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Old 05-05-2012, 11:32   #1
firecracker6
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A note to all you phonies

There were many, many times more cooks in Vietnam than special forces types; just when I think I've met every special forces member to serve in Vietnam I manage to meet another but I've yet to meet a single cook. Just a little note to let all you phonies in on a little secret: You can't talk for more than 2 minutes (no exaggeration) without giving yourself away no matter how many Tom Clancy novels you've read. I have a little more trouble spotting the phonies from the Vietnam era as that's not my generation but if you're talking 1980 to present day I've no trouble at all spotting you. Most veterans are too polite to say anything as were hesitant to question another man's military service but I'm getting a little tired of it. Military speech is so different from civilian speech it ought to be considered a foreign language but if you're not a native speaker there's no way to learn. There's nothing dishonorable about having not served (well, usually) so I really don't understand why someone would lie, yet I catch people quite often; I seldom say anything. I'd much rather hear someone tell me honest stories about the harrowing moments of his finance unit than a ridiculous, error laden story about what a hardcore killer he is. The older I get the less patience I seem to have w/ B.S. so if you're a phony who lives near K.C. and you're going to insist on living a fantasy I hope you either don't meet me or are prepared to answer some embarrassing questions. By the way, I'm not, nor have I ever been a special forces member.
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Old 05-05-2012, 21:25   #2
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I talked to people who said they were Vets and I would ask them "What was your MOS'. Be surprised how many asked What is that. Also like to ask when did they got their DD214 medal.
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Old 05-05-2012, 23:06   #3
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Well if they were Air Force, it'd be a legitimate question, since they don't have MOS's.....they have AFSC's. (Air Force Specialty Code).

Most of us would know what you mean though, and a guy telling me he is an 0311 or 18D I can translate, where as me telling them i'm a 3PO51 generally makes them go "WTF?"
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Old 05-05-2012, 23:44   #4
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My Uncle John was a supply sergeant in Da Nang.

If it ever came up he just said that he fought the Army in Viet Nam.
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Old 05-06-2012, 00:37   #5
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You never run into a Vietnam Vet who greased trucks in the motor pool either. They were all leading a squad of men into a firefight every night.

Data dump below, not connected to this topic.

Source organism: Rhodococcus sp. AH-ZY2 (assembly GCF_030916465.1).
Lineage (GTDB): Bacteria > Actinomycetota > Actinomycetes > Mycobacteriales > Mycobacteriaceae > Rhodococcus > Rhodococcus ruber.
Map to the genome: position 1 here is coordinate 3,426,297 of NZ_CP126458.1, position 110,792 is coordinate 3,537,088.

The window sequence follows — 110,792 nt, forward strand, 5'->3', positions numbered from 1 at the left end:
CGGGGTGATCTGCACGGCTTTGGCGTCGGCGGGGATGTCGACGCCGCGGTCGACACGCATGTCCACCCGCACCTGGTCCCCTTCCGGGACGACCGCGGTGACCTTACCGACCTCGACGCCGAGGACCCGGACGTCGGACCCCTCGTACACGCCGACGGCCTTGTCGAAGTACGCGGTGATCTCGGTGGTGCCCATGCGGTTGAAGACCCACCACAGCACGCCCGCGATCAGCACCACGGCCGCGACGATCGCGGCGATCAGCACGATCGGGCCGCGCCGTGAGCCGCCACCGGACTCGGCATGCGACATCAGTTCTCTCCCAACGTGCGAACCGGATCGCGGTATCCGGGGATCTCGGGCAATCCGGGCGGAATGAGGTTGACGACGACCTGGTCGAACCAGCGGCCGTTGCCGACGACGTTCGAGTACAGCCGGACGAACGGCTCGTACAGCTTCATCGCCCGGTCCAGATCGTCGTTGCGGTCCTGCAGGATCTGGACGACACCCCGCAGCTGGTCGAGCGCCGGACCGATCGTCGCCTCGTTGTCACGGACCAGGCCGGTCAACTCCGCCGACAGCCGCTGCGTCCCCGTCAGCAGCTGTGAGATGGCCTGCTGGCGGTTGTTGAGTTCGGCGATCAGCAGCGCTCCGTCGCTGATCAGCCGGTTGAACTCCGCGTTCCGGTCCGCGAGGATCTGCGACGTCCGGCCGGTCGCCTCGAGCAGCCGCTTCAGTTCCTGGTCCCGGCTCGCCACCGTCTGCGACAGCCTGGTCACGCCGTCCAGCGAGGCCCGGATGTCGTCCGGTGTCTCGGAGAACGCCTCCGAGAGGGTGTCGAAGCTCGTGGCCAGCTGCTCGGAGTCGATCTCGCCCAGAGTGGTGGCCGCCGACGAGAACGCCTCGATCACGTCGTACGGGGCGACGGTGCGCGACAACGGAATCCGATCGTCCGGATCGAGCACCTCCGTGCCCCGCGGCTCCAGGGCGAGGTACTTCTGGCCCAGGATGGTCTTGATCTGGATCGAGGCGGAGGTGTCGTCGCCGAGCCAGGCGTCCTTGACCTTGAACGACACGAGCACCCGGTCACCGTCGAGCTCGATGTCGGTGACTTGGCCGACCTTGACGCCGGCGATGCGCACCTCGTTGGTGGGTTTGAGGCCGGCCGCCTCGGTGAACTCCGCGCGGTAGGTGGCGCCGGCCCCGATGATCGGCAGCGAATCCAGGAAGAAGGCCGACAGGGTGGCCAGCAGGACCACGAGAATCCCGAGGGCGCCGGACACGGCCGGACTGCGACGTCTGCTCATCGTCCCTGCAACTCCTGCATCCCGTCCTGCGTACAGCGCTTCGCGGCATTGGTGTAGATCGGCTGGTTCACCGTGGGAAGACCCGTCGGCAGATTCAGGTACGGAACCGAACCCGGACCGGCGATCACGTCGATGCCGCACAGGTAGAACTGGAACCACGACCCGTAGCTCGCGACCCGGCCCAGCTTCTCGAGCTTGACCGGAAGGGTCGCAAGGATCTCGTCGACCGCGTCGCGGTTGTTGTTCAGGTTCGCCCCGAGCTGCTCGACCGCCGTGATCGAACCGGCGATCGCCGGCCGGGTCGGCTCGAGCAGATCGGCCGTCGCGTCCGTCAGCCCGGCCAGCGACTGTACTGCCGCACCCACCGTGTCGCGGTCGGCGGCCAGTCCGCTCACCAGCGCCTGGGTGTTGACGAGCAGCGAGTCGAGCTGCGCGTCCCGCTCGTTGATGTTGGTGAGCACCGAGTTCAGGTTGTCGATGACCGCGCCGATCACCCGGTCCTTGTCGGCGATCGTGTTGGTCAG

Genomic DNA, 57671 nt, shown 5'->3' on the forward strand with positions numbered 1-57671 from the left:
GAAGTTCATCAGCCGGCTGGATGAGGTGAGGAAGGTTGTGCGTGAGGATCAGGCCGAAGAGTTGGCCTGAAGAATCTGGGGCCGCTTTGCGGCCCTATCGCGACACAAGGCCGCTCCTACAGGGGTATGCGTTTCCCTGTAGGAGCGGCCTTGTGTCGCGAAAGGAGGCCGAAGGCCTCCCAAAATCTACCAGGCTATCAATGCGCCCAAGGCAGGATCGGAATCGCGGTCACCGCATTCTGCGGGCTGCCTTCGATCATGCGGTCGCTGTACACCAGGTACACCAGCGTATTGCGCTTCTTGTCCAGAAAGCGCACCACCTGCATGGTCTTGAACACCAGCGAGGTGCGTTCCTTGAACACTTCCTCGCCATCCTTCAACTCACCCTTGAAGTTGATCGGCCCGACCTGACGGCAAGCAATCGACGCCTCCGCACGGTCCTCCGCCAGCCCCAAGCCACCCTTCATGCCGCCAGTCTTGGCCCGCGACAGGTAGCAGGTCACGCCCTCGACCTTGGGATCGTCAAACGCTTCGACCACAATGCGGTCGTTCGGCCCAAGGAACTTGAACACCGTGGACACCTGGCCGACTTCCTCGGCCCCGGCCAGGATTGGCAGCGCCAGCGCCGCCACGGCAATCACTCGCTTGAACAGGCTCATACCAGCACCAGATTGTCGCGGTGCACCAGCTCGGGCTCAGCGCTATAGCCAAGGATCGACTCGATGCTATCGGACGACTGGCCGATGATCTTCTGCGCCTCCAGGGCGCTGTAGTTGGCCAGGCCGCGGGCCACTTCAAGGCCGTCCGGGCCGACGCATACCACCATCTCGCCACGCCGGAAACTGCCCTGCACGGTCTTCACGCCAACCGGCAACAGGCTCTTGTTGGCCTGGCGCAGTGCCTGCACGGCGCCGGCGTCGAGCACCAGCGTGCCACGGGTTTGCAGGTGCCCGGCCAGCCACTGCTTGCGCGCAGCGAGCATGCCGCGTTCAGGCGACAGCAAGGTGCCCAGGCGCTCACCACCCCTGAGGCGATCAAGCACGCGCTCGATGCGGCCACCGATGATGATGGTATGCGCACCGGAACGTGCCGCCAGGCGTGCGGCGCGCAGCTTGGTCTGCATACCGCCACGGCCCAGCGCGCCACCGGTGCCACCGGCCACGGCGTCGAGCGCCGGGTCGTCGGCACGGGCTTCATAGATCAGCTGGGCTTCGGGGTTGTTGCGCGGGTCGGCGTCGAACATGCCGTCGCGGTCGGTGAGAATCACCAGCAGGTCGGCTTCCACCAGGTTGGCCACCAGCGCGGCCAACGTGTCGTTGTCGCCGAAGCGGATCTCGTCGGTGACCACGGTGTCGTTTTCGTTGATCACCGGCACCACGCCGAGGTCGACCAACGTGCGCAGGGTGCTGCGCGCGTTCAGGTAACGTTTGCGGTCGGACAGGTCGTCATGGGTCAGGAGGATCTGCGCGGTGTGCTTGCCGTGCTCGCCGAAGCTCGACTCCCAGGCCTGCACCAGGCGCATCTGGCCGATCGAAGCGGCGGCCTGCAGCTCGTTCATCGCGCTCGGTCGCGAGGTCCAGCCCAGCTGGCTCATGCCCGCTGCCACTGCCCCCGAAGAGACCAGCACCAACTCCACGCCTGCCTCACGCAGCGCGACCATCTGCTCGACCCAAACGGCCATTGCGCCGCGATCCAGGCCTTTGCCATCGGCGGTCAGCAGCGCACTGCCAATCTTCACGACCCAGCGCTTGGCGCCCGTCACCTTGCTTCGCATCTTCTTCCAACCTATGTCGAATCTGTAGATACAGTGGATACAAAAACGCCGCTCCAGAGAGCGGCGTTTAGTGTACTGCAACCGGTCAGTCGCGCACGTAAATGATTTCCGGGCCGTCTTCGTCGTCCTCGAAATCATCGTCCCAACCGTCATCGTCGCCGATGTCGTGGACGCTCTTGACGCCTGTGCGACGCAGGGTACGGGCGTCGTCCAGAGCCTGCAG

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Old 05-06-2012, 00:57   #6
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Cooks won't fess up cause the food was shlt...
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Old 05-06-2012, 01:30   #7
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I have never been in the military My son and son in law in the army. They have both done tours in afghanistan and iraq. And is true military talk is way different than english. When we get together and talk about the army I have no idea what they're talking about.

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Old 05-06-2012, 03:59   #8
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is true military talk is way different than english.
Many occupations/sub cultures have their own terminology. Military terms, short hand, lingo, phrases, etc can be really hard to pick up for a civilian (not impossible) because we lived it every day for years upon years. Just like with foreign languages it takes time to learn and understand.

If I walked into a wall street brokerage firm, Id have no idea the kinda of shorthand they use and Id be spotted as a newbie, outsider or never was in a heart beat. Just like you can tell if someones from a certain are and then after talking with them you realize they were never born, grew up or spent any significant time in that place.








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Old 05-06-2012, 07:10   #9
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I guess this thread is not the place to tell you about my secret missions into Laos and Cambodia during the Vietnam War.

Or how I'm the only person to have ever been a member of Army Special Forces, Marine Recon, USAF ParaRescue and Navy Seals.

Not at the same time, but I was in a special super secret program that allowed me to be a member of all these units one after the other.

After my time with the US military, I joined the British military where I was a member of the SAS and the Royal Marines.
Additionally I served a short tour with the intelligence unit called MI-6.

Today I work as a super secret, double undercover hitman for the CIA and the KGB both.

But since none of you will believe me...
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Old 05-06-2012, 07:30   #10
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I didn't even know my dad seen combat in Vietnam, until the his Marine buddies talked to me at his funeral.
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Old 05-06-2012, 08:31   #11
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I guess I talk to honorable veterans.

One notable exception was recently a guy in his early 40s telling me he was in combat in Viet Nam. I called BS and I hope I wasn't wrong. I just wasn't aware of many 8 year old American combat troops. If he ever was in the military, I'll bet it wasn't a job that involved math.